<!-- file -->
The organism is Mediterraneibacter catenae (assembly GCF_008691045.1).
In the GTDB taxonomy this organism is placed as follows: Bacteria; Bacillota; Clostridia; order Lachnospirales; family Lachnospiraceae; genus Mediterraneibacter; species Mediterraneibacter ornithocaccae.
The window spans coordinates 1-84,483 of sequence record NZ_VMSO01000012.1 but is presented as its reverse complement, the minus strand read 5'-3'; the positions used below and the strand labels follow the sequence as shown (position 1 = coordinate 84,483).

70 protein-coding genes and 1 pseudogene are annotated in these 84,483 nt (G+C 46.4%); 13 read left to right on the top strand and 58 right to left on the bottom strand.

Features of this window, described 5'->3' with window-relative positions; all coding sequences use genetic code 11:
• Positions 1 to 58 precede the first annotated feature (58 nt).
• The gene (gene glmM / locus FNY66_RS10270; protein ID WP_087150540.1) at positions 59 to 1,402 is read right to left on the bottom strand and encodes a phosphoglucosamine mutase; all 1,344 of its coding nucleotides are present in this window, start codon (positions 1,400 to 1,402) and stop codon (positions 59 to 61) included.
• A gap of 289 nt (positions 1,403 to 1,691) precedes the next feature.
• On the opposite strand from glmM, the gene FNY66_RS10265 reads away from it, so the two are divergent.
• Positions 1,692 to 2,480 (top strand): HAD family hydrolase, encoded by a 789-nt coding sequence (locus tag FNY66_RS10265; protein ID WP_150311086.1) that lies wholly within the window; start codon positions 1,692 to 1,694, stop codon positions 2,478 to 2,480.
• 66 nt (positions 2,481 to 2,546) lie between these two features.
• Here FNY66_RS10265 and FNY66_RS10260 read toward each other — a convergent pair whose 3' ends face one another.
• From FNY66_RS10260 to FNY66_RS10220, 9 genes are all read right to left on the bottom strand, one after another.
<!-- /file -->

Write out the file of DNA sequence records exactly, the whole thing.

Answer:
The organism is Mediterraneibacter catenae (assembly GCF_008691045.1).
In the GTDB taxonomy this organism is placed as follows: Bacteria; Bacillota; Clostridia; order Lachnospirales; family Lachnospiraceae; genus Mediterraneibacter; species Mediterraneibacter ornithocaccae.
The window spans coordinates 1-84,483 of sequence record NZ_VMSO01000012.1 but is presented as its reverse complement, the minus strand read 5'-3'; the positions used below and the strand labels follow the sequence as shown (position 1 = coordinate 84,483).

70 protein-coding genes and 1 pseudogene are annotated in these 84,483 nt (G+C 46.4%); 13 read left to right on the top strand and 58 right to left on the bottom strand.

Features of this window, described 5'->3' with window-relative positions; all coding sequences use genetic code 11:
• Positions 1 to 58 precede the first annotated feature (58 nt).
• The gene (gene glmM / locus FNY66_RS10270; protein ID WP_087150540.1) at positions 59 to 1,402 is read right to left on the bottom strand and encodes a phosphoglucosamine mutase; all 1,344 of its coding nucleotides are present in this window, start codon (positions 1,400 to 1,402) and stop codon (positions 59 to 61) included.
• A gap of 289 nt (positions 1,403 to 1,691) precedes the next feature.
• On the opposite strand from glmM, the gene FNY66_RS10265 reads away from it, so the two are divergent.
• Positions 1,692 to 2,480 (top strand): HAD family hydrolase, encoded by a 789-nt coding sequence (locus tag FNY66_RS10265; protein ID WP_150311086.1) that lies wholly within the window; start codon positions 1,692 to 1,694, stop codon positions 2,478 to 2,480.
• 66 nt (positions 2,481 to 2,546) lie between these two features.
• Here FNY66_RS10265 and FNY66_RS10260 read toward each other — a convergent pair whose 3' ends face one another.
• From FNY66_RS10260 to FNY66_RS10220, 9 genes are all read right to left on the bottom strand, one after another.